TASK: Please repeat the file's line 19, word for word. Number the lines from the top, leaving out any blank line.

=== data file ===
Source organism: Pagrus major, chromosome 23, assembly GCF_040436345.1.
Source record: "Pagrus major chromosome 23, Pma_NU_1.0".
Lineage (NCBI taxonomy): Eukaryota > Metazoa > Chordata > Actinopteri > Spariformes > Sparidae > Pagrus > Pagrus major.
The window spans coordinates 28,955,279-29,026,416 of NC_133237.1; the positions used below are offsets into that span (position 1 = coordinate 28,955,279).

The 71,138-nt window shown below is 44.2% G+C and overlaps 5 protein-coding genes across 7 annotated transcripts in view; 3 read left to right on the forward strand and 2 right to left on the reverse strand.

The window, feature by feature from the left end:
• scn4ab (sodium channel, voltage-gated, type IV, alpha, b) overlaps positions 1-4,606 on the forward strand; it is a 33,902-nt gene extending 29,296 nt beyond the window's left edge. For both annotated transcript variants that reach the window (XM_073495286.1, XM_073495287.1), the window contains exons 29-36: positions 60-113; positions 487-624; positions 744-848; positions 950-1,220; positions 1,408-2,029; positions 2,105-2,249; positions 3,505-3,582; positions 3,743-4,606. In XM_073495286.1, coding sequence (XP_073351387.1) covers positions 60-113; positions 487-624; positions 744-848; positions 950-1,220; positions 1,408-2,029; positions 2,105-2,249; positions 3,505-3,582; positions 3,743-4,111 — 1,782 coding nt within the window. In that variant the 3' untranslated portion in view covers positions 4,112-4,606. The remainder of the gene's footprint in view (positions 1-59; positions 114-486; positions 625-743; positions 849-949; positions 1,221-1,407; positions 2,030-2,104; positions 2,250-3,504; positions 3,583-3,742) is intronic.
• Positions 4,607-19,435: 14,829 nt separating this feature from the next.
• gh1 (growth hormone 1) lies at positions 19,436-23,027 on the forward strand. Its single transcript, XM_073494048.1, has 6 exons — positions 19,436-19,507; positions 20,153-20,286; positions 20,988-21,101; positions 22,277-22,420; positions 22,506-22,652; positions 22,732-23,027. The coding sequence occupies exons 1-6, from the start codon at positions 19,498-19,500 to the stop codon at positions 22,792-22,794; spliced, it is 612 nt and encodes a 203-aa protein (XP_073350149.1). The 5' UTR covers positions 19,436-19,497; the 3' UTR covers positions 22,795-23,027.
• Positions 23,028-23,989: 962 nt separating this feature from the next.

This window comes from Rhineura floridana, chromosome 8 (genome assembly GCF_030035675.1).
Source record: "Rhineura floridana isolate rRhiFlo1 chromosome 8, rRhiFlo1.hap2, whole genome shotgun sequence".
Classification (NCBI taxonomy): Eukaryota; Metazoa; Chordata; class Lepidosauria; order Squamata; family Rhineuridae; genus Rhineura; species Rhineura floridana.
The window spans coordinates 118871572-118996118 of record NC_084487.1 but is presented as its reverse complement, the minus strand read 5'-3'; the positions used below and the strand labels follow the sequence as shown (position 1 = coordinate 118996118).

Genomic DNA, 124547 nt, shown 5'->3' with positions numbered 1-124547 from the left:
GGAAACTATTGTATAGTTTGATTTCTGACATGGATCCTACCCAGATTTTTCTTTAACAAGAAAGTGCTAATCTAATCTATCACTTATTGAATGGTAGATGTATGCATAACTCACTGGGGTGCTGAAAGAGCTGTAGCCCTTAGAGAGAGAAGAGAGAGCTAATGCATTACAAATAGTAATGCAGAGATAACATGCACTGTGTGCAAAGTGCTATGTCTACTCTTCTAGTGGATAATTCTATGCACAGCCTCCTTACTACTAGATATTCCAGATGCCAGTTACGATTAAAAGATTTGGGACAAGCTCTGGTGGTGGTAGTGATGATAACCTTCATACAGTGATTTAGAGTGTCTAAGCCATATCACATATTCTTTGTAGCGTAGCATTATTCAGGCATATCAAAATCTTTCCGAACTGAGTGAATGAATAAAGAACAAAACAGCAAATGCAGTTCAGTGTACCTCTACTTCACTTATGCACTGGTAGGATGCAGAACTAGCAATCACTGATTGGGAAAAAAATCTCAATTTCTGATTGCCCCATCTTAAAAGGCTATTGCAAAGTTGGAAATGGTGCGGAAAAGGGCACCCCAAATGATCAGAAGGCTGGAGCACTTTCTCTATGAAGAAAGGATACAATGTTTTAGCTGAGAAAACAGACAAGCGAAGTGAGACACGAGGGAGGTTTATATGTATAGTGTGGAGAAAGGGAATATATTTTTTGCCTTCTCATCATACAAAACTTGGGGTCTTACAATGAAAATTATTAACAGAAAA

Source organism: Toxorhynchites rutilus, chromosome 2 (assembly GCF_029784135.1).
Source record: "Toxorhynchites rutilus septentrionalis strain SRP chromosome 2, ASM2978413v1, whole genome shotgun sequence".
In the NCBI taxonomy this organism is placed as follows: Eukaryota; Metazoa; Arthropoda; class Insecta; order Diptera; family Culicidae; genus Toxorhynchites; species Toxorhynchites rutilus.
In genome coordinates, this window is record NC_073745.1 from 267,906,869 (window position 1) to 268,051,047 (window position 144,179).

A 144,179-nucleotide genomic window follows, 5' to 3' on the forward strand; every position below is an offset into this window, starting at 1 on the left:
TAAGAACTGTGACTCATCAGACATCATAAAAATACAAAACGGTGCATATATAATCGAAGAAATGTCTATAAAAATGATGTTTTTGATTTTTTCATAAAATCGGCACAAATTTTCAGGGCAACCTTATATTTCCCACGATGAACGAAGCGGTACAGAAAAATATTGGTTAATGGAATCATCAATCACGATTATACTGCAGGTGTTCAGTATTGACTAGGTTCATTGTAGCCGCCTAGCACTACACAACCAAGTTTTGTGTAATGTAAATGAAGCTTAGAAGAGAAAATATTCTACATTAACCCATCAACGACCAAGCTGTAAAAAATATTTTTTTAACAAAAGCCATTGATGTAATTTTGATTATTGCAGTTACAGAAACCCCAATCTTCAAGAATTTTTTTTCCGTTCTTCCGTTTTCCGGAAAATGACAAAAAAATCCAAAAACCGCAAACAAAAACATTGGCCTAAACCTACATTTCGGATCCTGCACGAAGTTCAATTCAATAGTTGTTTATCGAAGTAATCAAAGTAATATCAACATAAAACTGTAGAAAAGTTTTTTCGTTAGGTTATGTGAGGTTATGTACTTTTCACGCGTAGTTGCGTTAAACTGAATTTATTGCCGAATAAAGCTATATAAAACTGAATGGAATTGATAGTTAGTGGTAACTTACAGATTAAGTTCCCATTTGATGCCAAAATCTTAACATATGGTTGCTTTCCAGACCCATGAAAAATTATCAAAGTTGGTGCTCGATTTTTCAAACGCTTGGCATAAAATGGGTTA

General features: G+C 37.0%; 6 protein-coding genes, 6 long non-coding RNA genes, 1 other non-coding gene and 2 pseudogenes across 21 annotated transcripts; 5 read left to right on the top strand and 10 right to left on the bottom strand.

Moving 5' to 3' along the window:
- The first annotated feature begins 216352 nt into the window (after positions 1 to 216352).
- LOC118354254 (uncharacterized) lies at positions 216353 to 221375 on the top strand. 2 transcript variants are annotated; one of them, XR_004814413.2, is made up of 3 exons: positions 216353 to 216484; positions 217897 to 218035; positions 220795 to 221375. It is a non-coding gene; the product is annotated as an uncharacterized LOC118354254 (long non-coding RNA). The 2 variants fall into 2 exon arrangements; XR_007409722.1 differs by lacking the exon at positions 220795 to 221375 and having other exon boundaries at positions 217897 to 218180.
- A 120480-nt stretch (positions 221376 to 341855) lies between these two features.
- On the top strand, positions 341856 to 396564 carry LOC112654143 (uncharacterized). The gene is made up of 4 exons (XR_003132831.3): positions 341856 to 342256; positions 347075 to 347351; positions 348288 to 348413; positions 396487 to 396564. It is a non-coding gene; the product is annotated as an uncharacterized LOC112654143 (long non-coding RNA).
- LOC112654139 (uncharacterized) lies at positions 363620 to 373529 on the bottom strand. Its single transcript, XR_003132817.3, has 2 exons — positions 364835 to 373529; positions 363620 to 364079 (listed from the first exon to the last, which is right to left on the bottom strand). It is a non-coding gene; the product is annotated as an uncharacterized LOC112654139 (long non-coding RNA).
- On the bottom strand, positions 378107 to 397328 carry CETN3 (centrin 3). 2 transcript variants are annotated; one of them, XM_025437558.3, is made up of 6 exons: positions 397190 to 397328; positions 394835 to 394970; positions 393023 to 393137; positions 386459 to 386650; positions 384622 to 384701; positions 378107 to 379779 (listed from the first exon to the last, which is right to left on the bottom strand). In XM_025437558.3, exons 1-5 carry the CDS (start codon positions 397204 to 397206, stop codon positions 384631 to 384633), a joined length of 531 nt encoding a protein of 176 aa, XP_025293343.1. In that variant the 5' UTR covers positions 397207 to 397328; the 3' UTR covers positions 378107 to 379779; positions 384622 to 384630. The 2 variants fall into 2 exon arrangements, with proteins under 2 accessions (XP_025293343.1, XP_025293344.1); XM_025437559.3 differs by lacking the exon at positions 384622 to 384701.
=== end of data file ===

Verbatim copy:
In the NCBI taxonomy this organism is placed as follows: Eukaryota; Metazoa; Arthropoda; class Insecta; order Diptera; family Culicidae; genus Toxorhynchites; species Toxorhynchites rutilus.